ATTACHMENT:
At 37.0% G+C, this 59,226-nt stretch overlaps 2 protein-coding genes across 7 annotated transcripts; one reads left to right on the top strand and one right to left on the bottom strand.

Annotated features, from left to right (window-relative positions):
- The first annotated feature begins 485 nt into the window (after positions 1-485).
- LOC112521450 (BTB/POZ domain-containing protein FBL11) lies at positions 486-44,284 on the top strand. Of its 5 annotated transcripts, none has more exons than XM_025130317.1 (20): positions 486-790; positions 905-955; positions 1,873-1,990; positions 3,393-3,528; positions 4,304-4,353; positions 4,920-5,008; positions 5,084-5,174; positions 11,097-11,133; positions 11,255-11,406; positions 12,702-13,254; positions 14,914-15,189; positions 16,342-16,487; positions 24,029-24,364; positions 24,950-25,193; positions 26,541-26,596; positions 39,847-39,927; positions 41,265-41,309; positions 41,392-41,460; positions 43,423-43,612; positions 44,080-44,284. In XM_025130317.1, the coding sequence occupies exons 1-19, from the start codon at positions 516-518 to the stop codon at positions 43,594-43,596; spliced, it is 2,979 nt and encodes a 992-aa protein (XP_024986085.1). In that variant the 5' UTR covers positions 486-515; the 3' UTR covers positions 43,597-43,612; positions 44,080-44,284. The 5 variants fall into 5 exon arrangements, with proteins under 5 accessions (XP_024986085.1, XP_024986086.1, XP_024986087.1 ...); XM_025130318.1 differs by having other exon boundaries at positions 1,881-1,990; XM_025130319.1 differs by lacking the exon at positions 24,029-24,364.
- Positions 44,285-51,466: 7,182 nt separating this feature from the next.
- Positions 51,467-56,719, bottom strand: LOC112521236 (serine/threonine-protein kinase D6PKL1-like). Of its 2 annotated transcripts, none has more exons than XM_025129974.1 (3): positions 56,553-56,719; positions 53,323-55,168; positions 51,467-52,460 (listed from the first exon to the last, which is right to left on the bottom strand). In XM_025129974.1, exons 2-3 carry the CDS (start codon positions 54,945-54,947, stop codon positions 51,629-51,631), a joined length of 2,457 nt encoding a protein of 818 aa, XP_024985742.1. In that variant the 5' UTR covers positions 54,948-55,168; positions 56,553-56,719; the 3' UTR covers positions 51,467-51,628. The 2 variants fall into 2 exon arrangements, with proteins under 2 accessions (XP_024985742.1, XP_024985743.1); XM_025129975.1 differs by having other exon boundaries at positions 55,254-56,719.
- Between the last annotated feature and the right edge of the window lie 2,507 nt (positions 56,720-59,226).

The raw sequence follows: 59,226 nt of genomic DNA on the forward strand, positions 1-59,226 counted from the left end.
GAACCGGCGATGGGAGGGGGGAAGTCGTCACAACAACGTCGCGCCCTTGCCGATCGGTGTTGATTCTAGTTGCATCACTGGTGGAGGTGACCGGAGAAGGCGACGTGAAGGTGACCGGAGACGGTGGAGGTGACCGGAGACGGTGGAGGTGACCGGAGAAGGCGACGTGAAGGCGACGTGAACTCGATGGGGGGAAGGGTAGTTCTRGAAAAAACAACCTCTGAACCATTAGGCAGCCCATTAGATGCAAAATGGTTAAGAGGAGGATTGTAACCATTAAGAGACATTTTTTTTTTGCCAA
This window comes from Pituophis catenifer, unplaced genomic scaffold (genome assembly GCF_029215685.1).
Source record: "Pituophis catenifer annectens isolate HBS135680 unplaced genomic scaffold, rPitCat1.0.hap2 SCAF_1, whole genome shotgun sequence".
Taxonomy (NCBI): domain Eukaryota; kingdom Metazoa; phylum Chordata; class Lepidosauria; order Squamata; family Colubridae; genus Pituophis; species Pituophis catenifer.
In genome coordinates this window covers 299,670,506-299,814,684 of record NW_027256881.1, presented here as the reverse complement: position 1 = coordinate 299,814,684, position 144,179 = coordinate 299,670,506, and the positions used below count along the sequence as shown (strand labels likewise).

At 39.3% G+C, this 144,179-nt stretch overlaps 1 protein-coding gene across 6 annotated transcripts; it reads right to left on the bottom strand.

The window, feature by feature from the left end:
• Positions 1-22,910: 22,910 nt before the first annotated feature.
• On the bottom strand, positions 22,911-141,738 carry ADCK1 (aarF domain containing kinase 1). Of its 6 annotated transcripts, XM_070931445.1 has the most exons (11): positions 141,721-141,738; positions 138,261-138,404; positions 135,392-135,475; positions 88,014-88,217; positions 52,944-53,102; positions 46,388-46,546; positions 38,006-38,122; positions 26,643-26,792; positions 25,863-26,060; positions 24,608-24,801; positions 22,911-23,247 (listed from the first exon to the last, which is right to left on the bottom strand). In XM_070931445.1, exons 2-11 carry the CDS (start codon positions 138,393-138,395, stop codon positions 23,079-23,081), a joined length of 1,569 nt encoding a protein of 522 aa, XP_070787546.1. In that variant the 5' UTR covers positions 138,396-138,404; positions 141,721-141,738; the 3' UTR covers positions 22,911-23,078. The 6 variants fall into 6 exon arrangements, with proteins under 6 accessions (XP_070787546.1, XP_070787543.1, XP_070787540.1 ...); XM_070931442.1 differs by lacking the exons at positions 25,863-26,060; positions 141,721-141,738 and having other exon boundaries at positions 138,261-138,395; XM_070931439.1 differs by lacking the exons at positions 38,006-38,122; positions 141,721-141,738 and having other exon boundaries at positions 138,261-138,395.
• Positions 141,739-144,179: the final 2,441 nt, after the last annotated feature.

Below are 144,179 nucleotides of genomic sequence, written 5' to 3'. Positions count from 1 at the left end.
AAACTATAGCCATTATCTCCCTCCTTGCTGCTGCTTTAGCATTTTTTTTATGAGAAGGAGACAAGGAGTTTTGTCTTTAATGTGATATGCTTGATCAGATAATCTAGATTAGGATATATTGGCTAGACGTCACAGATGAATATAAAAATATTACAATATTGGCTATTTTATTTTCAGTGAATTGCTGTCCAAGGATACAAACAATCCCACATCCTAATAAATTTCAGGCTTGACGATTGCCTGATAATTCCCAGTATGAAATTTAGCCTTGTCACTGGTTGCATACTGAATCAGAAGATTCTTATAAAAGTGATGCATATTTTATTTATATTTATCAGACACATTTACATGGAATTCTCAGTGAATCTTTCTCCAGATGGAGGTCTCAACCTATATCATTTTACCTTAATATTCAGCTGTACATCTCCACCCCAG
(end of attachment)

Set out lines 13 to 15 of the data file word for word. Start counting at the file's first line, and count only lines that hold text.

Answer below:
In genome coordinates this window covers 299,670,506-299,814,684 of record NW_027256881.1, presented here as the reverse complement: position 1 = coordinate 299,814,684, position 144,179 = coordinate 299,670,506, and the positions used below count along the sequence as shown (strand labels likewise).

At 39.3% G+C, this 144,179-nt stretch overlaps 1 protein-coding gene across 6 annotated transcripts; it reads right to left on the bottom strand.

The window, feature by feature from the left end: